German Press Review: Punishing the Pensioners? | Europe| News and current affairs from around the continent | DW | 20.10.2003
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German Press Review: Punishing the Pensioners?

Editorialists at Germany’s dailies on Monday weigh in on sweeping labor market reforms passed by parliament on Friday and painful pension cuts announced over the weekend.

The cabinet of Chancellor Gerhard Schröder as well as party leaders of the ruling Greens and Social Democrats agreed over the weekend there would be no cost-of-living increase in pensions in 2004 and that pensioners would now have to pay the full rate for their private nursing insurance. Previously, pensioners only had to pay half of the premium. The government hopes that the cuts will save employers money on costly social insurance, making it easier to create new jobs.

But newspapers across the country questioned on Monday whether the cuts would pose too great a burden for the elderly, who have already been asked to pay more for their healthcare.

The Düsseldorf-based financial daily Handelsblatt opined that "Gerhard Schröder has kept his word." The contribution rate to the pension insurance funds will remain stable in 2004. "In view of the big gap in the state pension scheme, that’s good news," the paper wrote. "In order to improve the economic situation and the employment rate, however, it would have been better to cut the ancillary wage costs." But, the paper wrote, against the background of the discussion within the Social Democratic Party, it’s already a success if the contribution rate isn’t raised. Even so, the chancellor’s emergency operation was not without its risks. Since pension reserves have practically vanished, in the future the Finance Ministry will have to compensate for even minor losses. "That will invariably lead to insecurity and loss of trust, not only for the public pension fund but also for the German state’s financial policy," Handelsblatt editors concluded.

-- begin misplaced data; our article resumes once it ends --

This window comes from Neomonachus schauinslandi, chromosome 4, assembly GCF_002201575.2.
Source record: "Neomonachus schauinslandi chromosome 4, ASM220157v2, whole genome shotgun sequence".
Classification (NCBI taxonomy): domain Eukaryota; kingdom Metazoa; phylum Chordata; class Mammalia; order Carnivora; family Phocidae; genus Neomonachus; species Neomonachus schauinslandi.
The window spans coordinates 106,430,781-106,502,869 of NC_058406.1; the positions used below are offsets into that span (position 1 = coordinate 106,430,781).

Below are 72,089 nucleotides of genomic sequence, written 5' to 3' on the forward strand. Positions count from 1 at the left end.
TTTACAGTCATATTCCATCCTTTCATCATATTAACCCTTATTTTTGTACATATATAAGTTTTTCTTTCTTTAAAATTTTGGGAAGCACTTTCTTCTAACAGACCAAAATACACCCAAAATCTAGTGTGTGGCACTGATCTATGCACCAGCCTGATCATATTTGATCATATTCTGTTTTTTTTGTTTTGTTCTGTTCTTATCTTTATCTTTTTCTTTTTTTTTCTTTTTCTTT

The daily Die Welt underscored the fact that this is the first time since the introduction of the social pension insurance that payments to pensioners have been cut. "This will hit many elderly people hard," the paper commented, "especially since they already carry the main burden of the healthcare reform." No wonder, the papers editors opined, "that pensioners feel that the government’s social policy consists of arbitrary measures. They will no doubt express their displeasure at the next elections."

In a similar vein, the Munich-based daily Süddeutsche Zeitung wrote: "Now it’s certain who the loser of Sunday’s decision is: the pensioners who will have to face a higher burden." It’s questionable though, the paper warned, whether a savings package "which has been tied up under these circumstances will help to balance the deficit." Too much has been shuffled around in too little time, the paper’s editors wrote. "So it all sounds like emergency help rather than sound planning."

The Cologne tabloid Kölner Express, analyzing the whole pension system, came to the conclusion that it’s already on its deathbed. "What the government decided on Sunday in order to save it," the paper commented, "will only delay its complete collapse. Even the fact that the contribution rate for employers will remain stable doesn’t change that," the daily wrote. "It’s not a lack of will, but new burdens and cuts over and over again, and that can’t be the right way," the Express concluded.

The Leipziger Volkszeitung in Leipzig studied last week’s reform package and described the glass as "half-full and not half-empty anymore." Psychologically that’s very important, the paper commented. "The boom is only being conjured up and no one has so far seen it. To an unemployed person in some East German region suffering from structural disadvantages not even the lowering of the wage level to that of the neighboring Czech Republic is any help," it concluded.

The Stuttgarter Nachrichten in Baden-Württemburg also put last week’s social reforms under the loop. "Whereas German Chancellor Gerhard Schröder and Economics Minister Wolfgang Clement earn ever more respect for their fireman-like appearance," the daily wrote, "the role of the opposition has become a risk for the reforms. It is unacceptable that they have threatened to reverse some of the changes in the legislative process." Much more important, according to the paper’s editors are other things, like the reform of the tax system. "One thing is clear," the daily concluded, "the health, employment and pension reforms would only produce results if taken together. And even then only if accompanied by a tax reform."